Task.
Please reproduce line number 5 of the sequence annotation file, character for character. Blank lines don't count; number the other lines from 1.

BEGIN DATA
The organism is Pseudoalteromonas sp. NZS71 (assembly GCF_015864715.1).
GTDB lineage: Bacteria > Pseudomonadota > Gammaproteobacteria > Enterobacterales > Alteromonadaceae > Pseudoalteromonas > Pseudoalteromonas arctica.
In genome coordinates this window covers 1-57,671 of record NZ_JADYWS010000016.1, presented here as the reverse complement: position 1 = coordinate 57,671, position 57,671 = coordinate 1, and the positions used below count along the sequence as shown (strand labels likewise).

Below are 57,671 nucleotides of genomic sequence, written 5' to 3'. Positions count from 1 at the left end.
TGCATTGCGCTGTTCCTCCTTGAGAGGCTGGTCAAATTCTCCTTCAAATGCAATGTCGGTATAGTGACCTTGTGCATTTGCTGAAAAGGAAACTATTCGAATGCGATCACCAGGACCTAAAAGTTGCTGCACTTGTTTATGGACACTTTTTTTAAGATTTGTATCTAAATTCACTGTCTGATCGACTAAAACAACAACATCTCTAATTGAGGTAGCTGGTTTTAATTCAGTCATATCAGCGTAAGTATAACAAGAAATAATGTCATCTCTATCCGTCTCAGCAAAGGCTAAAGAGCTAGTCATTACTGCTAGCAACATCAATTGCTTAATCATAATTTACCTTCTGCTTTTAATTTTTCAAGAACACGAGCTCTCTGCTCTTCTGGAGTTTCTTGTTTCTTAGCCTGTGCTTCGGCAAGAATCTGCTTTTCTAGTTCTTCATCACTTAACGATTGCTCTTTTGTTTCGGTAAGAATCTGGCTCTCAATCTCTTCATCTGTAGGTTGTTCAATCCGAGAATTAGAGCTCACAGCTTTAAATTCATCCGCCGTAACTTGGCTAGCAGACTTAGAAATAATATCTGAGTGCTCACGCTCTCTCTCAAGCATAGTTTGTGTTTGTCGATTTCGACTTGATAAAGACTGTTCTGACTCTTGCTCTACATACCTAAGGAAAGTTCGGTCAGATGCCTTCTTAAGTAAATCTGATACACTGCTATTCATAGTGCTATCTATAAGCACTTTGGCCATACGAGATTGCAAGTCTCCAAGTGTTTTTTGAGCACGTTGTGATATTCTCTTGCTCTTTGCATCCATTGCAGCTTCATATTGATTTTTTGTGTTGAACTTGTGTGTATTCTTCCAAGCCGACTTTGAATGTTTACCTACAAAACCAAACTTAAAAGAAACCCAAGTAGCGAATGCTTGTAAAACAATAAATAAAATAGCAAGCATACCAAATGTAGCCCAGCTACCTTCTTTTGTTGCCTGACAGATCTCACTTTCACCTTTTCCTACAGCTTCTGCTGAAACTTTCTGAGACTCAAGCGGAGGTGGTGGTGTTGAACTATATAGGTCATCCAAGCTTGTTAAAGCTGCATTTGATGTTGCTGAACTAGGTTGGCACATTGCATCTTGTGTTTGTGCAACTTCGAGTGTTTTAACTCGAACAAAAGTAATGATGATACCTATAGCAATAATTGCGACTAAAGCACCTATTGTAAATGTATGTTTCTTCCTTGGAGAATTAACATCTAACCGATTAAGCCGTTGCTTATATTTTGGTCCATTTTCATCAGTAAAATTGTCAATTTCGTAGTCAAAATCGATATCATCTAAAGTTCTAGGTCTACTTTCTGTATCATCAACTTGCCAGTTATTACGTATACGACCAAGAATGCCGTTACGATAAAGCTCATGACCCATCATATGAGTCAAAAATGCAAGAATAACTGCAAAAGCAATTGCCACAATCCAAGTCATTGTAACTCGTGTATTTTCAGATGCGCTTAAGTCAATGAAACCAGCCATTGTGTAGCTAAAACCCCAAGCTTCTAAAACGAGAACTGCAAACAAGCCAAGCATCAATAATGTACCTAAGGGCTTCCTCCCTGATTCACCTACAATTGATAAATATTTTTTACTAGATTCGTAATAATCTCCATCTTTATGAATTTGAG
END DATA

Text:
TGCATTGCGCTGTTCCTCCTTGAGAGGCTGGTCAAATTCTCCTTCAAATGCAATGTCGGTATAGTGACCTTGTGCATTTGCTGAAAAGGAAACTATTCGAATGCGATCACCAGGACCTAAAAGTTGCTGCACTTGTTTATGGACACTTTTTTTAAGATTTGTATCTAAATTCACTGTCTGATCGACTAAAACAACAACATCTCTAATTGAGGTAGCTGGTTTTAATTCAGTCATATCAGCGTAAGTATAACAAGAAATAATGTCATCTCTATCCGTCTCAGCAAAGGCTAAAGAGCTAGTCATTACTGCTAGCAACATCAATTGCTTAATCATAATTTACCTTCTGCTTTTAATTTTTCAAGAACACGAGCTCTCTGCTCTTCTGGAGTTTCTTGTTTCTTAGCCTGTGCTTCGGCAAGAATCTGCTTTTCTAGTTCTTCATCACTTAACGATTGCTCTTTTGTTTCGGTAAGAATCTGGCTCTCAATCTCTTCATCTGTAGGTTGTTCAATCCGAGAATTAGAGCTCACAGCTTTAAATTCATCCGCCGTAACTTGGCTAGCAGACTTAGAAATAATATCTGAGTGCTCACGCTCTCTCTCAAGCATAGTTTGTGTTTGTCGATTTCGACTTGATAAAGACTGTTCTGACTCTTGCTCTACATACCTAAGGAAAGTTCGGTCAGATGCCTTCTTAAGTAAATCTGATACACTGCTATTCATAGTGCTATCTATAAGCACTTTGGCCATACGAGATTGCAAGTCTCCAAGTGTTTTTTGAGCACGTTGTGATATTCTCTTGCTCTTTGCATCCATTGCAGCTTCATATTGATTTTTTGTGTTGAACTTGTGTGTATTCTTCCAAGCCGACTTTGAATGTTTACCTACAAAACCAAACTTAAAAGAAACCCAAGTAGCGAATGCTTGTAAAACAATAAATAAAATAGCAAGCATACCAAATGTAGCCCAGCTACCTTCTTTTGTTGCCTGACAGATCTCACTTTCACCTTTTCCTACAGCTTCTGCTGAAACTTTCTGAGACTCAAGCGGAGGTGGTGGTGTTGAACTATATAGGTCATCCAAGCTTGTTAAAGCTGCATTTGATGTTGCTGAACTAGGTTGGCACATTGCATCTTGTGTTTGTGCAACTTCGAGTGTTTTAACTCGAACAAAAGTAATGATGATACCTATAGCAATAATTGCGACTAAAGCACCTATTGTAAATGTATGTTTCTTCCTTGGAGAATTAACATCTAACCGATTAAGCCGTTGCTTATATTTTGGTCCATTTTCATCAGTAAAATTGTCAATTTCGTAGTCAAAATCGATATCATCTAAAGTTCTAGGTCTACTTTCTGTATCATCAACTTGCCAGTTATTACGTATACGACCAAGAATGCCGTTACGATAAAGCTCATGACCCATCATATGAGTCAAAAATGCAAGAATAACTGCAAAAGCAATTGCCACAATCCAAGTCATTGTAACTCGTGTATTTTCAGATGCGCTTAAGTCAATGAAACCAGCCATTGTGTAGCTAAAACCCCAAGCTTCTAAAACGAGAACTGCAAACAAGCCAAGCATCAATAATGTACCTAAGGGCTTCCTCCCTGATTCACCTACAATTGATAAATATTTTTTACTAGATTCGTAATAATCTCCATCTTTATGAATTTGAG